Cervical light-induced fluorescence in humans decreases throughout gestation and before delivery: Preliminary observations

Holger Maul, Gayle Olson, Cordula T. Fittkow, George R. Saade, Robert E. Garfield

Research output: Contribution to journalArticlepeer-review

47 Scopus citations


OBJECTIVE: The purpose of this study was to investigate gestational changes of cervical light-induced fluorescence, an index of cross-linked collagen, and the relationship between light-induced fluorescence and the time-to-delivery interval. STUDY DESIGN: Fifty patients were included in one of two groups. (1) Twenty-one healthy pregnant women without signs of labor underwent repeated cervical light-induced fluorescence measurement during the last trimester. (2) Light-induced fluorescence was measured in 29 patients with signs of labor, and the time from measurement to delivery was noted. Cervical light-induced fluorescence was obtained noninvasively with a prototype instrument that was designed specifically for this purpose. Spearman correlation and the Student t test and receiver-operator characteristics analysis were performed (P < .05). RESULTS: Light-induced fluorescence correlated negatively with gestational age and positively with time-to-delivery interval, was significantly lower in patients who were delivered <24 hours compared with those patients who were delivered >24 hours later, and was predictive of delivery within 24 hours. CONCLUSION: Cervical light-induced fluorescence decreases significantly as gestational age increases. Light-induced fluorescence may be a useful tool to identify patients in whom delivery is imminent.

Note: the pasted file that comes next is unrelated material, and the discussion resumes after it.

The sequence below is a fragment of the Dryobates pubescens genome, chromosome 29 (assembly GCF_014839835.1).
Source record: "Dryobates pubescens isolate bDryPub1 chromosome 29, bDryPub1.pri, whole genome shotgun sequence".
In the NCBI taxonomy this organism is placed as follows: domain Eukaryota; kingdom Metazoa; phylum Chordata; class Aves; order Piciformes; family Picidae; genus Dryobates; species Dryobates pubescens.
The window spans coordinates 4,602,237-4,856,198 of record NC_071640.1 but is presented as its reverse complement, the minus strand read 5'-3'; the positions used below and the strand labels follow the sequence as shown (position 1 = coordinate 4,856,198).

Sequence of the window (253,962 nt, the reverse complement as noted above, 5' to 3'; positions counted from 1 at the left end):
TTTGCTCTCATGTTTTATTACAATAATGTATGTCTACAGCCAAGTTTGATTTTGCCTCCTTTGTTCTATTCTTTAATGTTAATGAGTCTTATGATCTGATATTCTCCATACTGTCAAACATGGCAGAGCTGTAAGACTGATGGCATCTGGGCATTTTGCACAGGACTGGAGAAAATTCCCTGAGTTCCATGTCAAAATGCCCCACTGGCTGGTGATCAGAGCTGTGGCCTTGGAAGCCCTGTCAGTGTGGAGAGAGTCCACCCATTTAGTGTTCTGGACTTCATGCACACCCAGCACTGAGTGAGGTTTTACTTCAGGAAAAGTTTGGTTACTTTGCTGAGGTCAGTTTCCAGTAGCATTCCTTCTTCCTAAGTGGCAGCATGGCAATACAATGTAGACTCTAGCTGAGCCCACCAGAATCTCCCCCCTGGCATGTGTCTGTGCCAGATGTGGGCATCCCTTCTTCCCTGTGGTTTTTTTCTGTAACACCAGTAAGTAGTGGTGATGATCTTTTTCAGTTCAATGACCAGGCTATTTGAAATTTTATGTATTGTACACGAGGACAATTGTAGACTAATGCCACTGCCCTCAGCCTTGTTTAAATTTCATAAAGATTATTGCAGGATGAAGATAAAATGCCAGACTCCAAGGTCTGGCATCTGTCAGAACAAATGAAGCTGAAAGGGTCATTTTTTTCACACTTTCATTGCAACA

Original languageEnglish (US)
Pages (from-to)537-541
Number of pages5
JournalAmerican journal of obstetrics and gynecology
Issue number2
StatePublished - Feb 1 2003


  • Cervical ripening
  • Labor
  • Light-induced fluorescence

ASJC Scopus subject areas

  • Obstetrics and Gynecology


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